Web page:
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I'm developing a Java app with NetBeans 7.2 and JDK 7. It's set to use the system look and feel. It runs fine on Windows, but when I double click the jar on a Mac OS X Snow Leopard I get:

The Java JAR File could not be launched, check console for possible error messages.

Apparently Snow Leopard is using JRE 6 and can't be updated. I thought Java is all about "Write once run anywhere", but that doesn't seem to be the case.

What wrong here and can I somehow make my app run on this mac?

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I thought Java is all about "Write once run anywhere", but that doesn't seem to be the case. ... it is the case, but not if you downgrade your JDK. Either compile it with JDK 6 or manually download JDK7 on your Mac –  Robin Nov 18 '12 at 21:17
    
@Robin So does that mean the JDK 6 is compatible with JRE 6 and so on? Is that the way JDK and JRE are related? If I do this it will be compatible with Snow Leopard, right, but it might not be with older versions of Mac. How Can I make sure my app will run on every version of WIndows and Macs? I'm also using some statements like "multi-catch" that are not supported in JDK 6. –  Igor Nov 18 '12 at 21:21
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How Can I make sure my app will run on every version of WIndows and Macs That is not possible. Typically you have a requirement for an application that it at least require Java version x, and then you compile it with version x. For example when you develop/compile with JDK7 you might be using api which is not available on JDK6, so you cannot expect that to work –  Robin Nov 18 '12 at 21:22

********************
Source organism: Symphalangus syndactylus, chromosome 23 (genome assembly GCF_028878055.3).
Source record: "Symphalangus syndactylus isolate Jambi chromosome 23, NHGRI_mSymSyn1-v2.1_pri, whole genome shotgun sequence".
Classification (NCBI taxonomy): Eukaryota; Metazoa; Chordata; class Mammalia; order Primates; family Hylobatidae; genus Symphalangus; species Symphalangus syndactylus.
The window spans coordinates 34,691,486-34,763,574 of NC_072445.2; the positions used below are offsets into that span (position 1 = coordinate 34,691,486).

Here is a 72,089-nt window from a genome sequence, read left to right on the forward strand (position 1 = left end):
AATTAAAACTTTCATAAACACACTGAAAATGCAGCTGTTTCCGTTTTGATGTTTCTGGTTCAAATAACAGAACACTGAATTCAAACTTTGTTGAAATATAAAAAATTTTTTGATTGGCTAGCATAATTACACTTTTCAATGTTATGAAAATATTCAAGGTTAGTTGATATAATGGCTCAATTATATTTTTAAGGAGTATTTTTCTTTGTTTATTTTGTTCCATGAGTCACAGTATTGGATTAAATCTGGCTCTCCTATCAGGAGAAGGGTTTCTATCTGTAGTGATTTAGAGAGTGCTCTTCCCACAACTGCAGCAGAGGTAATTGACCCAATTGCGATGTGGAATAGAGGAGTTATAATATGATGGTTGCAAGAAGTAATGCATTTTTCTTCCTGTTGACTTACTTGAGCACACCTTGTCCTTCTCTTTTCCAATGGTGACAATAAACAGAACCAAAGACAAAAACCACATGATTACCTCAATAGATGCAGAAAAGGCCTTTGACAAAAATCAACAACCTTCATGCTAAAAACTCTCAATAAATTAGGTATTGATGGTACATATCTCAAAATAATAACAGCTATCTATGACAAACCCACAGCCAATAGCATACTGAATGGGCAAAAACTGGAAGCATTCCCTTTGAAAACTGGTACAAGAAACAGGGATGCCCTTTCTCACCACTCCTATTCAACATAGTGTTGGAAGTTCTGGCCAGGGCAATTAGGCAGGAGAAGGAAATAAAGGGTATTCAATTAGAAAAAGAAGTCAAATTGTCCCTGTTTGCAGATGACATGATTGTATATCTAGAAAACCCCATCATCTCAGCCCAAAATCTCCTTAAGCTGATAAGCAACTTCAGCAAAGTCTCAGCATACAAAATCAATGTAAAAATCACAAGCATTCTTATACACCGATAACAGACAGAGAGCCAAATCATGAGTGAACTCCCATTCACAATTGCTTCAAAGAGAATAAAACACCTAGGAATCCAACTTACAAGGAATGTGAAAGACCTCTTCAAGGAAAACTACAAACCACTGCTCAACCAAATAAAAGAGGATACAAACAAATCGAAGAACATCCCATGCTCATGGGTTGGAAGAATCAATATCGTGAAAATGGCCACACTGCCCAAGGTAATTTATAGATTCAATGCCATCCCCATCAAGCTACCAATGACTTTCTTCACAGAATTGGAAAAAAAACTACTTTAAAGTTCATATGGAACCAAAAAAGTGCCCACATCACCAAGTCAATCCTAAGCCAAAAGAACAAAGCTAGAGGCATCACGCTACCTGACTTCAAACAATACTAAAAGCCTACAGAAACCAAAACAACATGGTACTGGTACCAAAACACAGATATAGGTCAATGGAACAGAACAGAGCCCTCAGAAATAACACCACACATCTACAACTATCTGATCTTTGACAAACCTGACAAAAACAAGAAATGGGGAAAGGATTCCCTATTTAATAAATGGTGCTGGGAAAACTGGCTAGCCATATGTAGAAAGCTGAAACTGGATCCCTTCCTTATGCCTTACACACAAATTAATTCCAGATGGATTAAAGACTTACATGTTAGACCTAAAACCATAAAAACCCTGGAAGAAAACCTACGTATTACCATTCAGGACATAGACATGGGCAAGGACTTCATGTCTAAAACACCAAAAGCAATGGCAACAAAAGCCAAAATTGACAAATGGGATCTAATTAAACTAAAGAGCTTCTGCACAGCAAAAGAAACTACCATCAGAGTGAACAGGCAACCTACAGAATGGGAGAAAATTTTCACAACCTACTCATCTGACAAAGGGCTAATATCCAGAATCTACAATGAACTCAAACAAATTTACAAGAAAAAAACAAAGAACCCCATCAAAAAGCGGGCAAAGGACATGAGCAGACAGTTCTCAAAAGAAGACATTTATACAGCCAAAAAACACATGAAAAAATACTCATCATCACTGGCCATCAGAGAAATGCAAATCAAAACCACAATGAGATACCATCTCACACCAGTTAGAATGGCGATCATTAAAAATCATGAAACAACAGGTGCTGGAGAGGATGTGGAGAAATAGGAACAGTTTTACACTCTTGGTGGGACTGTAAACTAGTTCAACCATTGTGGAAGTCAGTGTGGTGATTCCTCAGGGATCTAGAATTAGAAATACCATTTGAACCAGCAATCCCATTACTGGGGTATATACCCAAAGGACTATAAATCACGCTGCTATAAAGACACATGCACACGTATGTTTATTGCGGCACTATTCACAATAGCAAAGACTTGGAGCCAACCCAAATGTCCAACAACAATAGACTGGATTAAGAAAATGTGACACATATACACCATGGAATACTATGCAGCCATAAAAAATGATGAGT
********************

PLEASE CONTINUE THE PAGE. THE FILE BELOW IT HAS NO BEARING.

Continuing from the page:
Are you setting a L&F that's not available on Mac OS X? –  trashgod Nov 18 '12 at 22:30
    
@trashgod it's set to use the system L&F, so it is very available. –  Igor Nov 18 '12 at 22:43

1 Answer 1

up vote 1 down vote accepted

At a guess, you've compiled the classes with Java 7, and you're trying to run them using a Java 6 runtime. Check the console output to see: java -jar your.jar.

In NetBeans Tools > Java Platforms, verify that JDK 1.6 is available. In File > Project Properties > Sources > Source/Binary Format, choose JDK 1.6. In File > Project Properties > Libraries > Java Platform, choose JDK 1.6.

Addendum: You still haven't explained the connection between the source and the platform version.

Netbeans uses these settings to manipulate the -source and -target options of the Java compiler, javac, which explains more. From the command line, -bootclasspath can be used to ensure that no library classes of a later version are inadvertently used in targeting an earlier version. This Source and Target Options table outlines the history of some significant features.

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I set JDK 6 as the source format, but JDK 1.6 is not available in Libraries. You just told me what to do without any explanation. Me and others that would like to learn how things really work, would appretiate if you could explain how these thing relate to each other, thus explaining what causes the problem, instead of just solving it. –  Igor Nov 19 '12 at 11:57
    
Did changing the source format help? What does the console show. If JDK 1.6 is on your machine, you can add it from the Java Platform dialog. From the command line, use the -source and target options. –  trashgod Nov 19 '12 at 20:48
    
Yes it did, but you still haven't explained the connection between the source and the platform version. –  Igor Nov 20 '12 at 8:54
    
I've elaborated above. –  trashgod Nov 20 '12 at 15:12

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